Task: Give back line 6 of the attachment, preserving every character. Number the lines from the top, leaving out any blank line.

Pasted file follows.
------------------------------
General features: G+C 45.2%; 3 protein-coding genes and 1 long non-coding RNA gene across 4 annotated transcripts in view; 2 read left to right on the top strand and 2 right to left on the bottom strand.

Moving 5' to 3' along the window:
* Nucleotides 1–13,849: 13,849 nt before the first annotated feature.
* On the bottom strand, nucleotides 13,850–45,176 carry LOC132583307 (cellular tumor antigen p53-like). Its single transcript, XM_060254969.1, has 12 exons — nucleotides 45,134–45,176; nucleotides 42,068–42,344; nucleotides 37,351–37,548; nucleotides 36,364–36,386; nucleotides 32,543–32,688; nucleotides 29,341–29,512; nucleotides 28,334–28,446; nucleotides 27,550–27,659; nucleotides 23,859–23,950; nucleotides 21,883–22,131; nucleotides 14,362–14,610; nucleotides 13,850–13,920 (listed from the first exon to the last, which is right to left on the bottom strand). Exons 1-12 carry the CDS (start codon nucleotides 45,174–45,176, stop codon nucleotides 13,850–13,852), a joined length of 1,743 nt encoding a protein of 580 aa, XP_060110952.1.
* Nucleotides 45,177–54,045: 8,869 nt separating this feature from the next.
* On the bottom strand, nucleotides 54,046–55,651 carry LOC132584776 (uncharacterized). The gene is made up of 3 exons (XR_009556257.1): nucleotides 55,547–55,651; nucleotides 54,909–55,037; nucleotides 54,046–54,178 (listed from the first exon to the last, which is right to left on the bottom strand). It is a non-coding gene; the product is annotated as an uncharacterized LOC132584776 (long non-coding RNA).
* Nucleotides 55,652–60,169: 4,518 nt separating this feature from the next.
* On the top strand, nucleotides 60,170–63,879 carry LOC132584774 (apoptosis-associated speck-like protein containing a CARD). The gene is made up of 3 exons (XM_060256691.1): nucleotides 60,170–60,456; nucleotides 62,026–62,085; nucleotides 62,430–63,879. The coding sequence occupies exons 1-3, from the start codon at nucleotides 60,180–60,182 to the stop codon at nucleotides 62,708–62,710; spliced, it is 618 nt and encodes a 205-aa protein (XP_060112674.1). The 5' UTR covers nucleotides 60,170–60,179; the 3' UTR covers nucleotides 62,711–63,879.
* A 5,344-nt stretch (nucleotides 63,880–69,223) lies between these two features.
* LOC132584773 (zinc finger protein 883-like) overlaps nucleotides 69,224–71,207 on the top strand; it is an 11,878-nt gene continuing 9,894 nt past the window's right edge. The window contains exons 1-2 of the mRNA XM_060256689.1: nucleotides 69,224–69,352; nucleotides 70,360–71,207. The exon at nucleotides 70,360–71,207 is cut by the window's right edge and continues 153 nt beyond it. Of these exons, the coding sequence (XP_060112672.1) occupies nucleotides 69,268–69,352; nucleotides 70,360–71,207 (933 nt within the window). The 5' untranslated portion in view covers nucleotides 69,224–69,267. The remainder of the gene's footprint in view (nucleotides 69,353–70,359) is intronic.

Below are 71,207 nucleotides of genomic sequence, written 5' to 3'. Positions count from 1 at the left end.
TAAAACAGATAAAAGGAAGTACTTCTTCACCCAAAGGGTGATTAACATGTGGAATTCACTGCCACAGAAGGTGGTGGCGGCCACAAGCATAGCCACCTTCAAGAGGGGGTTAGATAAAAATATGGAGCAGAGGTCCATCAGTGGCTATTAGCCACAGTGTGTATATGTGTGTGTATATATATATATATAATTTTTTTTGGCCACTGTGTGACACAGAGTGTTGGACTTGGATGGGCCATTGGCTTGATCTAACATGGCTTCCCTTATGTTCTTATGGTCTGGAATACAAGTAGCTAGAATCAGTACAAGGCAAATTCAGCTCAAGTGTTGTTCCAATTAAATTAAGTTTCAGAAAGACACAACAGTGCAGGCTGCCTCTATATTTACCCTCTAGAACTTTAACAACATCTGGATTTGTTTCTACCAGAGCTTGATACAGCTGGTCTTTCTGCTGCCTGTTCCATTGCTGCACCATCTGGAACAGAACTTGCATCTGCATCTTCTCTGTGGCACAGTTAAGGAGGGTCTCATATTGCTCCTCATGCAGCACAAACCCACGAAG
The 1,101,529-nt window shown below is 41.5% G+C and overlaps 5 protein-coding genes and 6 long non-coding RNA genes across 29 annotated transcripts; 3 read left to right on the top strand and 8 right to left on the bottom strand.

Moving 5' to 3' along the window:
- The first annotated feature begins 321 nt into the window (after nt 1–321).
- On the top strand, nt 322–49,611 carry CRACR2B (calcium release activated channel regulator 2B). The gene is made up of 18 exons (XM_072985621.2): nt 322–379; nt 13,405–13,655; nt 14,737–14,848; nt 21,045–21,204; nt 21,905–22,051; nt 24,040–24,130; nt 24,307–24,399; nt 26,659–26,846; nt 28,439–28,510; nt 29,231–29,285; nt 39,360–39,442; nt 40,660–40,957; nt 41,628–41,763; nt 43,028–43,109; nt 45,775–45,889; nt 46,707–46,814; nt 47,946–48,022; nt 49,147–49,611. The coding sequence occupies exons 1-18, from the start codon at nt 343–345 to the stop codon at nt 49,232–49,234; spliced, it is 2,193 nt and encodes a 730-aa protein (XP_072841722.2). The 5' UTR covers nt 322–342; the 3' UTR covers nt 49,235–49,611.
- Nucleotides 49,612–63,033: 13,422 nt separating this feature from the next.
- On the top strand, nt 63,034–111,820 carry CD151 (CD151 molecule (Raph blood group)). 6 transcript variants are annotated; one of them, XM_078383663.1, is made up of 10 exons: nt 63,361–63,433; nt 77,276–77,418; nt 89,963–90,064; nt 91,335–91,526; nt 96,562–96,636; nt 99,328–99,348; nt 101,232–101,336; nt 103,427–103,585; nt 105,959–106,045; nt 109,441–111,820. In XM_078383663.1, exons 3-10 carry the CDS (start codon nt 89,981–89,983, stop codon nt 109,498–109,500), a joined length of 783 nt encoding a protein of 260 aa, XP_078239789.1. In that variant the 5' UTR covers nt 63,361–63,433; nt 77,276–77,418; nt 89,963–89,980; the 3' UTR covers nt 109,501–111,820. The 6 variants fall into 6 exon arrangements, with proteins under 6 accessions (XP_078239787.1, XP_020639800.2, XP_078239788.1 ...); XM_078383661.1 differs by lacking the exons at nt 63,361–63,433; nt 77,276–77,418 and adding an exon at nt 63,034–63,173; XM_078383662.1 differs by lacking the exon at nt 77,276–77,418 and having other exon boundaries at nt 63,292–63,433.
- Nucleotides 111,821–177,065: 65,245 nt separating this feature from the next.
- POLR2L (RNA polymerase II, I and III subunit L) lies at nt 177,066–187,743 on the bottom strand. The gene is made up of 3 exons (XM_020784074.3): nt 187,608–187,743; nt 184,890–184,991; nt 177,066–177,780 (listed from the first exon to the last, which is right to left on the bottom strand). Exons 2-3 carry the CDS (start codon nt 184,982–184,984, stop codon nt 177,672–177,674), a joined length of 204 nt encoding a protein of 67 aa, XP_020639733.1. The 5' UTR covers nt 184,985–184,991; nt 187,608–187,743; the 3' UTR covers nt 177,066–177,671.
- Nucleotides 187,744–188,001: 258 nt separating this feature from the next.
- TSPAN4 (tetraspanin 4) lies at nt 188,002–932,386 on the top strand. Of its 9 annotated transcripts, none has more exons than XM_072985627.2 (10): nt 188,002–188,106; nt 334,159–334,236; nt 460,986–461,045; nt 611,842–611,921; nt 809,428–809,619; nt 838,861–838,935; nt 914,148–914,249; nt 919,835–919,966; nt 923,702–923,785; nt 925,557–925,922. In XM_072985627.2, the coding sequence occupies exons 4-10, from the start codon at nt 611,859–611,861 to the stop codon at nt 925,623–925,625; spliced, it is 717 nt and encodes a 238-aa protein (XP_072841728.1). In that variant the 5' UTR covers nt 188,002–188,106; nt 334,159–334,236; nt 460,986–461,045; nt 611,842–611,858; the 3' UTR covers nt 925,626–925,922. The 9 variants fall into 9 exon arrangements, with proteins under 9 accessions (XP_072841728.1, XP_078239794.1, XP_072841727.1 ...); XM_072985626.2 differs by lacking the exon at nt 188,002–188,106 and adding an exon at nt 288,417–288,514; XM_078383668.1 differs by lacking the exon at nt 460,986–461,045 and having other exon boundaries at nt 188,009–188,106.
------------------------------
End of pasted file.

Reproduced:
* On the bottom strand, nucleotides 54,046–55,651 carry LOC132584776 (uncharacterized). The gene is made up of 3 exons (XR_009556257.1): nucleotides 55,547–55,651; nucleotides 54,909–55,037; nucleotides 54,046–54,178 (listed from the first exon to the last, which is right to left on the bottom strand). It is a non-coding gene; the product is annotated as an uncharacterized LOC132584776 (long non-coding RNA).